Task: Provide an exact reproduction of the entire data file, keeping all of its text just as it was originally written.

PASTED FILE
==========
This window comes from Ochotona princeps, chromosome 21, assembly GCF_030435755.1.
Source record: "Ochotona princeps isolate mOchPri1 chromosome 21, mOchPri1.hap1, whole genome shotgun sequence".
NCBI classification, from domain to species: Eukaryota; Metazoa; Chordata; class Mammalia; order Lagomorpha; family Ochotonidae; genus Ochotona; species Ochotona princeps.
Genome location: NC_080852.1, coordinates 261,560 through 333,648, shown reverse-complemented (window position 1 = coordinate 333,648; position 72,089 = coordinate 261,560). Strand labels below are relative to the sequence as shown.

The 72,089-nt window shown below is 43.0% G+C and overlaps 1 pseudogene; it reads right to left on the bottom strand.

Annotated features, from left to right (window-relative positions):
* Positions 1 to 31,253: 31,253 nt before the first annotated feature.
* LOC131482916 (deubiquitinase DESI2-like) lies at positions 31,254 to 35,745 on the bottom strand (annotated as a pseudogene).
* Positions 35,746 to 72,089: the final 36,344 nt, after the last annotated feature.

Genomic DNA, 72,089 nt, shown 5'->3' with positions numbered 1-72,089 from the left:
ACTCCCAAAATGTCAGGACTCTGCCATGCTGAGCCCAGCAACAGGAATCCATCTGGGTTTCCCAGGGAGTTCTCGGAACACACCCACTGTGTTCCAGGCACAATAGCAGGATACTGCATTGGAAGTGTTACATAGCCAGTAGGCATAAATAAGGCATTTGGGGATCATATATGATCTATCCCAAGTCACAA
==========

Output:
This window comes from Ochotona princeps, chromosome 21, assembly GCF_030435755.1.
Source record: "Ochotona princeps isolate mOchPri1 chromosome 21, mOchPri1.hap1, whole genome shotgun sequence".
NCBI classification, from domain to species: Eukaryota; Metazoa; Chordata; class Mammalia; order Lagomorpha; family Ochotonidae; genus Ochotona; species Ochotona princeps.
Genome location: NC_080852.1, coordinates 261,560 through 333,648, shown reverse-complemented (window position 1 = coordinate 333,648; position 72,089 = coordinate 261,560). Strand labels below are relative to the sequence as shown.

The 72,089-nt window shown below is 43.0% G+C and overlaps 1 pseudogene; it reads right to left on the bottom strand.

Annotated features, from left to right (window-relative positions):
* Positions 1 to 31,253: 31,253 nt before the first annotated feature.
* LOC131482916 (deubiquitinase DESI2-like) lies at positions 31,254 to 35,745 on the bottom strand (annotated as a pseudogene).
* Positions 35,746 to 72,089: the final 36,344 nt, after the last annotated feature.

Genomic DNA, 72,089 nt, shown 5'->3' with positions numbered 1-72,089 from the left:
ACTCCCAAAATGTCAGGACTCTGCCATGCTGAGCCCAGCAACAGGAATCCATCTGGGTTTCCCAGGGAGTTCTCGGAACACACCCACTGTGTTCCAGGCACAATAGCAGGATACTGCATTGGAAGTGTTACATAGCCAGTAGGCATAAATAAGGCATTTGGGGATCATATATGATCTATCCCAAGTCACAA